|May 1, 2010
Zadok: The Zadokites were a line of priests who served in Jerusalem. Zadok originally served as a bearer for the Ark of David. According to the book of Kings he supported King Solomon in the war for succession. Biblical genealogies inform us that the priests of the Zadokite line served in Second Temple times up to the Hasmonean rebellion.
At the time when our ancestors were deciding what books should be included in the Prophetic Canon the book of Ezekiel was a hot topic. The Talmud informs us a number of people desired to have it excluded from the Canon because of the unusual mystical nature of its first chapter which describes Ezekiel's vision of a heavenly chariot. Those familiar with early American folk songs will recall a musical interpretation of this chapter in the spiritual “Ezekiel saw the wheel.”
The Talmud also informs us that a number of people wished to have it excluded from the Canon because Ezekiel's vision of the Priesthood differed so radically from the version found in the book of Leviticus. This morning's haftarah was written fourteen years after the Temple's destruction in 572 B.C. E. It substitutes the Zadokites for the Cohanim and gives them exclusive rights in the Sanctuary. All other priests were accorded secondary responsibilities. If you wish to compare the two views of priestly responsibility compare this haftarah with Leviticus 10:9-11 and Leviticus 10: 21-22. Some commentators explain the elevation of the Zadokites over the others as a reaction to the priestly corruption that existed
On the other hand Ezekiel is sensitive to the people in office. This is worth remembering. He instructs the priests not to defile themselves through contact with the dead while at the same time recognizing that exceptions are called for in certain family situations. Ezekiel understood that family matters should take precedence over public situations. This reflects, at least in my eyes, a basic Jewish value.
Today of course the priests retain at most symbolic status but public officials and people in positions of responsibility often violate a professional or a public trust and place professional status and gain over family and personal responsibly. More often than not we hear stories about public figures with troubled families. One wonders if the drive for personal success takes too much precedence. It is so easy to lose one's spiritual balance.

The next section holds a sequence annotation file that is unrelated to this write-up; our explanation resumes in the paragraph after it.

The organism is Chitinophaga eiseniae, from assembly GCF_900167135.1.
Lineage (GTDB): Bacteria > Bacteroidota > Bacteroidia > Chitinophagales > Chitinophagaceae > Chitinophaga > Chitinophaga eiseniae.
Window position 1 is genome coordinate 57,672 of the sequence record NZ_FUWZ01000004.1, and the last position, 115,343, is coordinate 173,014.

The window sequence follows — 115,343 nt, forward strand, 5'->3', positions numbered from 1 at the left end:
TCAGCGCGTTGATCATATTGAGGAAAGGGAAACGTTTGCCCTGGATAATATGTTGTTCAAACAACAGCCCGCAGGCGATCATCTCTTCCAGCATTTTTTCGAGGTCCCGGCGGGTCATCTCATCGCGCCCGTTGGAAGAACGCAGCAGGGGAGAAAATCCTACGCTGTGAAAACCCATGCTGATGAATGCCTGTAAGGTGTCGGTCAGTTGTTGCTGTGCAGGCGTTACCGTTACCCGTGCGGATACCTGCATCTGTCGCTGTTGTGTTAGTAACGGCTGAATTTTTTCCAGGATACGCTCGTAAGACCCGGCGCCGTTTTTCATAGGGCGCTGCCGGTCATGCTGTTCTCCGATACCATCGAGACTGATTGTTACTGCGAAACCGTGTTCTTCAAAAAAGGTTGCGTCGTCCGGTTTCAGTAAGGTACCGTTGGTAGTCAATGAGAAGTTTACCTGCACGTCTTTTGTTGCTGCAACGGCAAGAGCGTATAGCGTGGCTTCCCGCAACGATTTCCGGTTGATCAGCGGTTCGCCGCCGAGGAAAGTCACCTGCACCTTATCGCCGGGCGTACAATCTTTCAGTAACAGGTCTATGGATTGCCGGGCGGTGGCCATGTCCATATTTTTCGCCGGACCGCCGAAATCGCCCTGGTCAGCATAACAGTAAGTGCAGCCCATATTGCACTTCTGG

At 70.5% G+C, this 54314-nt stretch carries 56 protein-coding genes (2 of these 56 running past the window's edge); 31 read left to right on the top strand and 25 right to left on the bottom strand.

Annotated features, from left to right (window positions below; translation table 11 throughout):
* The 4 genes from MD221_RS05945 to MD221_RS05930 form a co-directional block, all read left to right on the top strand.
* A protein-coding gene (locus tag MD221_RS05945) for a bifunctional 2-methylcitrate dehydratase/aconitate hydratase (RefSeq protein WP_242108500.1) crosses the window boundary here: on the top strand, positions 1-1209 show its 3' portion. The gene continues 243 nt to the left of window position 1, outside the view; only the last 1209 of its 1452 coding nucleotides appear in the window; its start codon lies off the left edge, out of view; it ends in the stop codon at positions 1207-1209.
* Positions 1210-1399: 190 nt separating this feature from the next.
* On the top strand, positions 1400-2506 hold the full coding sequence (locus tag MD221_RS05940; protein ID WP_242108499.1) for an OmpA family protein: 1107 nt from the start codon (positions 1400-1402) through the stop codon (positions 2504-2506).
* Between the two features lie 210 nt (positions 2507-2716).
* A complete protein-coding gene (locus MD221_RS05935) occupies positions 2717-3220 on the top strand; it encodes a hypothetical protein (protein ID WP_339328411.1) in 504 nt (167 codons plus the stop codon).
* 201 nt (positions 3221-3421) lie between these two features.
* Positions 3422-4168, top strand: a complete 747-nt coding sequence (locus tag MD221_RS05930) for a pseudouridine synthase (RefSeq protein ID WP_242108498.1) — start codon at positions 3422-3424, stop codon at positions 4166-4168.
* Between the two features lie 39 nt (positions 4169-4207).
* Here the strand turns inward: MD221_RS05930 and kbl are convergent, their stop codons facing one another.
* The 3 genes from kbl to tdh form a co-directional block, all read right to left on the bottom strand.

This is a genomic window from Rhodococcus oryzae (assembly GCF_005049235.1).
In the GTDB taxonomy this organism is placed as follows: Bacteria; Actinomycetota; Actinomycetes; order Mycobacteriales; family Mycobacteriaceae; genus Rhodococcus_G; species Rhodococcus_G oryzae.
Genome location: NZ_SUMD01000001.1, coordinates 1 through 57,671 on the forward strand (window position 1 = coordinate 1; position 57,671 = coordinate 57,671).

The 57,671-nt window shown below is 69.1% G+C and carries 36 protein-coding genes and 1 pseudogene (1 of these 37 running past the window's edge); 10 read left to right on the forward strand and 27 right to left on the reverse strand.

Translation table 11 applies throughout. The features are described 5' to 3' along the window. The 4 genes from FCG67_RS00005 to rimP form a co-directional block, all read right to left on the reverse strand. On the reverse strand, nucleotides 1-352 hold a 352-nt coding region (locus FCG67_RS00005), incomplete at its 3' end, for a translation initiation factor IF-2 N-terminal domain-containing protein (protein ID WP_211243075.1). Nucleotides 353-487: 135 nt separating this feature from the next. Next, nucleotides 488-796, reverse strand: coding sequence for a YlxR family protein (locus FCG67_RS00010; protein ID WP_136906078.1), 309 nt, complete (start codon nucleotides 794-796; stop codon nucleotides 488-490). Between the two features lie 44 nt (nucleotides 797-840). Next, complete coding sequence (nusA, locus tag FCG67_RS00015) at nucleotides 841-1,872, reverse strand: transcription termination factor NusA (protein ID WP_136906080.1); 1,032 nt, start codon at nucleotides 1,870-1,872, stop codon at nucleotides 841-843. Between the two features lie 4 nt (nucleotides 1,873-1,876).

One of my teachers, the late Rabbi Irwin Zimet, once told me, “that the one thing he had never heard anyone ever say was that he regretted not spending enough time in the office.”
Our ancestors could have selected this haftarah for this morning's reading for more than historical reasons. They too, were sensitive how easy it was for public figures to become corrupted and to abuse their positions of authority and responsibility. Perhaps they selected this haftarah to challenge them and to challenge those who would follow to remember this message and to behave differently. Perhaps they wished us to consider ourselves a member of a “nation of priests” and to allow the mantle of priesthood to rest upon each of our shoulders. The manner in which we conduct our professional lives and the balance we create between work and the time we devote to our loved ones, can be easily be disrupted. This morning's haftarah helps us to remember that not to forget it.
This week's Haftarah commentary was written by
Rabbi Charles Simon,
Executive Director of the FJMC and author of
"Building A Successful Volunteer Culture: Finding Meaning in Service in the Jewish"
Jewish Lights Publishing.
Translation of the Haftarah may be found here: http://www.jtsa.edu/PreBuilt/ParashahArchives/jpstext/
The FJMC weekly haftarah commentary is one of the few haftarah commentaries available on line. The USCJ through its Fuchsberg Center in Jerusalem has also been posting a weekly haftarah commentary for a number of years. We highly recommend it. If you are interested you can find a link on the left side of our weekly commentary and click through.
In 2003 the FJMC commissioned a Sefer Haftarah, a scroll consisting of all the Haftarot which follows the Haftarah order that appears in the USCJ and Rabbinical Assembly Torah translation and commentary Etz Hayim. The FJMC Sefer Haftarah visits a different synagogue in North America every week.This scroll contains vowels and cantillation and allows the haftarah reader to experience the Haftarah in a more personal way. FJMC also produces individual personalized Haftarot for those who wish to recognize a special occasion. Scrolls of Haftarot have been in use since the early middle ages.